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4.6 out of 5 stars38
4.6 out of 5 stars
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on 16 May 2012
I am a parent of a 6 year old child who has a dyspraxia and aspergers diagnosis as well as having a background in working with children with special needs and I can see why the reviews for this book are mixed.

This is an excellent insightful book that will open your eyes as to the "Why's" and "what to do about" why children who are dyspraxic or ASD have such terrible difficulties with handwriting as well as steering you towards the correct path in providing remedial help.
It is best suited to people who have some background in working creatively with children with additional needs or to a parent that is happy to take on the task of helping their child with their writing on an "every- day little and often basis". It provides some very insightful and helpful explanations as to how to develop pro-prioceptive skills and muscle memory, which are the building blocks of fluent and rythmical handwriting and also for essential skills such as copying from boards in secondary school.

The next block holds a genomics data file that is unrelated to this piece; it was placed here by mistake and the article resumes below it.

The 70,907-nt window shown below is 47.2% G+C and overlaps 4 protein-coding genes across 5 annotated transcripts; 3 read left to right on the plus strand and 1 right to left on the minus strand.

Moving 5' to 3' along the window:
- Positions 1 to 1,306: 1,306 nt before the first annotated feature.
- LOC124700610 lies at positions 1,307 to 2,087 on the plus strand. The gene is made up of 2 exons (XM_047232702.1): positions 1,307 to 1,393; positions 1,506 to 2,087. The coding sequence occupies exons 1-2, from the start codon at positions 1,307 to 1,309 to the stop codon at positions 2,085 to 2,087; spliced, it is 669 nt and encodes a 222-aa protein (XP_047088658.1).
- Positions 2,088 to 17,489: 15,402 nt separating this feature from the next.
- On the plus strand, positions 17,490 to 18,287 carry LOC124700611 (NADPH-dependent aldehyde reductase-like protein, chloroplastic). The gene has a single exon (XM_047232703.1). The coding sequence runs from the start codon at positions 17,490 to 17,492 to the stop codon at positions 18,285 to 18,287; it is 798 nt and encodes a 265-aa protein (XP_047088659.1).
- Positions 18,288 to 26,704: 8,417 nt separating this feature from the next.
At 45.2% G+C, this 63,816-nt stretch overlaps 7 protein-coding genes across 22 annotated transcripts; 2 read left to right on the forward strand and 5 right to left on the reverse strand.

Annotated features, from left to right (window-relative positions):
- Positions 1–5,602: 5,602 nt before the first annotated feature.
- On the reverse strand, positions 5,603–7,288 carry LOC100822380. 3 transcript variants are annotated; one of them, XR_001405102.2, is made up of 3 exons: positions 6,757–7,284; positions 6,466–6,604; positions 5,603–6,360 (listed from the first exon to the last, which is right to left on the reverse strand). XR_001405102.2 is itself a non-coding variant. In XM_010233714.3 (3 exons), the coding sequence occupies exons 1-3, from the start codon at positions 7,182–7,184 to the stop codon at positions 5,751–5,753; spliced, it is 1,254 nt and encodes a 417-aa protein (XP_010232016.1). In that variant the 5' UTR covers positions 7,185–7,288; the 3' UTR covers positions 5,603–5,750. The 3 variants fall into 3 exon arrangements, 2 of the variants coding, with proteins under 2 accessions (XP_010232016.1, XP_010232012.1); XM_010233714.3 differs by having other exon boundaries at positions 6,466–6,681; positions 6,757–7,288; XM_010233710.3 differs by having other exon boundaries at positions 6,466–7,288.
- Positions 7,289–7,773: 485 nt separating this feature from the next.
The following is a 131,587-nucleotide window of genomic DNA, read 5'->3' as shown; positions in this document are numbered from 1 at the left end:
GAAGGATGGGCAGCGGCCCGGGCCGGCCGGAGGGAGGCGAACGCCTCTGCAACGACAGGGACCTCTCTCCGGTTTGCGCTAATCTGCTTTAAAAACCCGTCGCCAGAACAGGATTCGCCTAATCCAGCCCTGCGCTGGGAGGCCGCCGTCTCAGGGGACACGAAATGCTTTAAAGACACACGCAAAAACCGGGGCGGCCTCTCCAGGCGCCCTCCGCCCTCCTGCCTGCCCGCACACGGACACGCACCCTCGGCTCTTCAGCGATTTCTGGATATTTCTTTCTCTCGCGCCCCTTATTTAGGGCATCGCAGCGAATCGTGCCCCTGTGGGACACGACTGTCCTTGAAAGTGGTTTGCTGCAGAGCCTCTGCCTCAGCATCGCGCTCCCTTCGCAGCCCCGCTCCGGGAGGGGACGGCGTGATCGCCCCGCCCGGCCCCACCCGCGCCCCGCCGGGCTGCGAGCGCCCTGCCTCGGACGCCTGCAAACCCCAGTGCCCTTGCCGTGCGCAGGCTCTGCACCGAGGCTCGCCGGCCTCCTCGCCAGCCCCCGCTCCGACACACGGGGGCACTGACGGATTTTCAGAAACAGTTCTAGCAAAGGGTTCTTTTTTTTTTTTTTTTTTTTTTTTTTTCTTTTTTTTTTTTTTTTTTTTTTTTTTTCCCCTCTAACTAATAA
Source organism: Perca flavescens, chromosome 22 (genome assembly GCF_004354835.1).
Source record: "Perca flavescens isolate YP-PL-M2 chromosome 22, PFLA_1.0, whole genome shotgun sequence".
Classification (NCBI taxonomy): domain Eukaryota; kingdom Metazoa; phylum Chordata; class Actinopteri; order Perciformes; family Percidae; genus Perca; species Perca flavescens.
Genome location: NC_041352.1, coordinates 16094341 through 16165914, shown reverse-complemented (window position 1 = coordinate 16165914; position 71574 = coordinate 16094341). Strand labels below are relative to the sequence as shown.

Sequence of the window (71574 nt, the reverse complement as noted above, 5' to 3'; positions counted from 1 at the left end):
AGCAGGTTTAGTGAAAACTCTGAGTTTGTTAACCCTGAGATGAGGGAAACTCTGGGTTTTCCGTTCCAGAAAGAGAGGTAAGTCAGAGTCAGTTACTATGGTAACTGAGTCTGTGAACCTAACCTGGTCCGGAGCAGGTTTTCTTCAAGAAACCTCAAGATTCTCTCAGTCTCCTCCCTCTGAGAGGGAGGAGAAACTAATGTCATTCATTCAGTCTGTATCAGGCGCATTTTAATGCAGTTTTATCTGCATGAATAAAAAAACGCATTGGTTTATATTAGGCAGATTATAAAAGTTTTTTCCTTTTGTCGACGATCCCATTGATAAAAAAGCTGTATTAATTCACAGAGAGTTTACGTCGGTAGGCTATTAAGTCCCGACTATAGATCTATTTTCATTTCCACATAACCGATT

If you are a concerned parent who wants "a quick fix" then as per one other review, this is not the book for you- look elsewhere for the many mass produced books that provide worksheets and dot to dot templates of letters.

BUT, be prepared to consider whether your expectations are realistic. If your child is at key stage 2 or beyond and really struggling with the speed and fluency of handwriting, and you really want to help, you are going to need to delve a little deeper into working out WHY its so difficult for them and THEN work creatively to rebuild the necessary skill chains. This book shows you how.